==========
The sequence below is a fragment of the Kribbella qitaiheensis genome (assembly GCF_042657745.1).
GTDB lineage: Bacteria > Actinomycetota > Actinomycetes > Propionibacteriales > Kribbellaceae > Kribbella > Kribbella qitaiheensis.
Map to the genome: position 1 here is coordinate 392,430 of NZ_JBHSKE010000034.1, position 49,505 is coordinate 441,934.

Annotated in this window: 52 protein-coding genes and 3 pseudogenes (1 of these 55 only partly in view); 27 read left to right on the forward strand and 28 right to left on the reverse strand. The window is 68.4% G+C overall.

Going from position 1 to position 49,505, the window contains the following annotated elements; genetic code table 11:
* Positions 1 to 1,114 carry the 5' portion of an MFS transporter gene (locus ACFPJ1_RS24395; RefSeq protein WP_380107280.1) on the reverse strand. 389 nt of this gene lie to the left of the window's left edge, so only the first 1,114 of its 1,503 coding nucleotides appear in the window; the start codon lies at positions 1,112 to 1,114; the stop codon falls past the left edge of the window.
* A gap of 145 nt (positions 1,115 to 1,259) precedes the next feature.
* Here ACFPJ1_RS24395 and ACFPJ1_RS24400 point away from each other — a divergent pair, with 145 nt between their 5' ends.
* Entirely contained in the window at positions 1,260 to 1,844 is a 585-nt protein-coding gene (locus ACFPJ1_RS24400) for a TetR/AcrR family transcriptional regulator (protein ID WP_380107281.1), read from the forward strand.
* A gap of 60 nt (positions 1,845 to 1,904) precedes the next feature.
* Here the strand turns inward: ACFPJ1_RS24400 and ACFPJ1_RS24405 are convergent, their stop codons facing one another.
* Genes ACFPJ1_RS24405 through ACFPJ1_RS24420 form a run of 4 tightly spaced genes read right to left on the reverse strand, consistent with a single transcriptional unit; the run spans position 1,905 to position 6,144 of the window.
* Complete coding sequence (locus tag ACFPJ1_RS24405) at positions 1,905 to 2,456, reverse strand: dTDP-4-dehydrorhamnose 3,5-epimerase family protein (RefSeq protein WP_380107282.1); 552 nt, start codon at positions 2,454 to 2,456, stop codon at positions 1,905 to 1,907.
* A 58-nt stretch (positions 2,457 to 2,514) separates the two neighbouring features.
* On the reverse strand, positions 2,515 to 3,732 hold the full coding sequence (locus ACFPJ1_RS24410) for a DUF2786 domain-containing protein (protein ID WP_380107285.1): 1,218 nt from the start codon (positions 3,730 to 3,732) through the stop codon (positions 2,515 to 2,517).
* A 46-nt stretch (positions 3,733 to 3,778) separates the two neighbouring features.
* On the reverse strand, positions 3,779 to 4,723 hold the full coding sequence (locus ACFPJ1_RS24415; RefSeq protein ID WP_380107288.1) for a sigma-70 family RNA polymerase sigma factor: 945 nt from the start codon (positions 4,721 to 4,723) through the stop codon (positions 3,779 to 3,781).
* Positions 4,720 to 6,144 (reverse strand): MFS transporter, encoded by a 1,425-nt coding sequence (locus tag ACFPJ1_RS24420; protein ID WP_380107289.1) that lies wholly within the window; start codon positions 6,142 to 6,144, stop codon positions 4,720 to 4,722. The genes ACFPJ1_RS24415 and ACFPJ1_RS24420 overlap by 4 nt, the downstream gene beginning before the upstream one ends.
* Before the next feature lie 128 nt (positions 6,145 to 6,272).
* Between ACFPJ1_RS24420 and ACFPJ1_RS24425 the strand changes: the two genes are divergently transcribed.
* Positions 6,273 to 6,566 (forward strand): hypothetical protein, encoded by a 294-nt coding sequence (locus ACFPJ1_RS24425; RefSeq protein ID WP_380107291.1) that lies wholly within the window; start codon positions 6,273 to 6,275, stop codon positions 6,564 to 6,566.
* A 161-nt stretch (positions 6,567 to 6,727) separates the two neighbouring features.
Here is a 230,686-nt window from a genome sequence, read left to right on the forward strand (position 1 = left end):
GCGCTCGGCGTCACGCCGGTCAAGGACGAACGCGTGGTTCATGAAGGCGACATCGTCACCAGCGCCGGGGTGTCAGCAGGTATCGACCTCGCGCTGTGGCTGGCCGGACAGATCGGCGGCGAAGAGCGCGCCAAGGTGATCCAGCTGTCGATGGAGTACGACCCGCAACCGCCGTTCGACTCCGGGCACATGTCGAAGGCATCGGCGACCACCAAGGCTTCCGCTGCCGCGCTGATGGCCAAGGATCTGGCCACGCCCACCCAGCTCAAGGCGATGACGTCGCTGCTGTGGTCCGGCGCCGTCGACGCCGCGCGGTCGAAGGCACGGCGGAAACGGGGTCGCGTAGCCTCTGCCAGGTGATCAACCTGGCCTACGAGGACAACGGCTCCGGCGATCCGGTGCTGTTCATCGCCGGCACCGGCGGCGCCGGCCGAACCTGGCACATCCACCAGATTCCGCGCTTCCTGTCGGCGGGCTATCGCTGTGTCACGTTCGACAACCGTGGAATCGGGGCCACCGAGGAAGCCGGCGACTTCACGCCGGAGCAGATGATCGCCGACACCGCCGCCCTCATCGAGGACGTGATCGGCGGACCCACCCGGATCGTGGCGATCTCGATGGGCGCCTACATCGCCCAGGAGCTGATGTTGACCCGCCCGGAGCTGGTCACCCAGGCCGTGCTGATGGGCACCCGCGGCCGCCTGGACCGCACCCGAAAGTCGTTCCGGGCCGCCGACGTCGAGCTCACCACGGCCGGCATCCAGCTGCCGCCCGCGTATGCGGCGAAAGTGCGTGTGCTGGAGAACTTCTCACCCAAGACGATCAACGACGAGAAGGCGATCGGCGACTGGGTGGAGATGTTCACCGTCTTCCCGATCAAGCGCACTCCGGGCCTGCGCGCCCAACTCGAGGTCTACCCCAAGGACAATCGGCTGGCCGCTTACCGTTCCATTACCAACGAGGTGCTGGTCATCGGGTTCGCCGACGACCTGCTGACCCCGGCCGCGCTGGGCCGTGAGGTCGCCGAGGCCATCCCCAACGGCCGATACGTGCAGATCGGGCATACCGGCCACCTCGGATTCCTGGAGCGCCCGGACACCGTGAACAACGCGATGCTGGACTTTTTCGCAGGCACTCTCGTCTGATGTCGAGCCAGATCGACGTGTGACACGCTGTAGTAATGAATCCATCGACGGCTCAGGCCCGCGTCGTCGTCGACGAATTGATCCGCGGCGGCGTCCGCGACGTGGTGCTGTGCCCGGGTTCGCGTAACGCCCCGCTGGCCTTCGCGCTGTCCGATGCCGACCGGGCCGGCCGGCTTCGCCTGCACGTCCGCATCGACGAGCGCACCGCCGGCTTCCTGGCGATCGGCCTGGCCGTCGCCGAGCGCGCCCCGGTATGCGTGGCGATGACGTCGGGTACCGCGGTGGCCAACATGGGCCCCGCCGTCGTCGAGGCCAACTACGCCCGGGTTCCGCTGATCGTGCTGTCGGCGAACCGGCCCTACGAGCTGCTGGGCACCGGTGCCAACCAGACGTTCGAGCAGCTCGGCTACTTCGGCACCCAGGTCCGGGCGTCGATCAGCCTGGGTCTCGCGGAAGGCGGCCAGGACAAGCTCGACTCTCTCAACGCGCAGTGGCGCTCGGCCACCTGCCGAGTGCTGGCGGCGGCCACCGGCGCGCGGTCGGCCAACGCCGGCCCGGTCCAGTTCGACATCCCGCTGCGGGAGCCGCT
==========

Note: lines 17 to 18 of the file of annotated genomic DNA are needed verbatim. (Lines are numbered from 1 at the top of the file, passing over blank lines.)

* On the reverse strand, positions 3,779 to 4,723 hold the full coding sequence (locus ACFPJ1_RS24415; RefSeq protein ID WP_380107288.1) for a sigma-70 family RNA polymerase sigma factor: 945 nt from the start codon (positions 4,721 to 4,723) through the stop codon (positions 3,779 to 3,781).
* Positions 4,720 to 6,144 (reverse strand): MFS transporter, encoded by a 1,425-nt coding sequence (locus tag ACFPJ1_RS24420; protein ID WP_380107289.1) that lies wholly within the window; start codon positions 6,142 to 6,144, stop codon positions 4,720 to 4,722. The genes ACFPJ1_RS24415 and ACFPJ1_RS24420 overlap by 4 nt, the downstream gene beginning before the upstream one ends.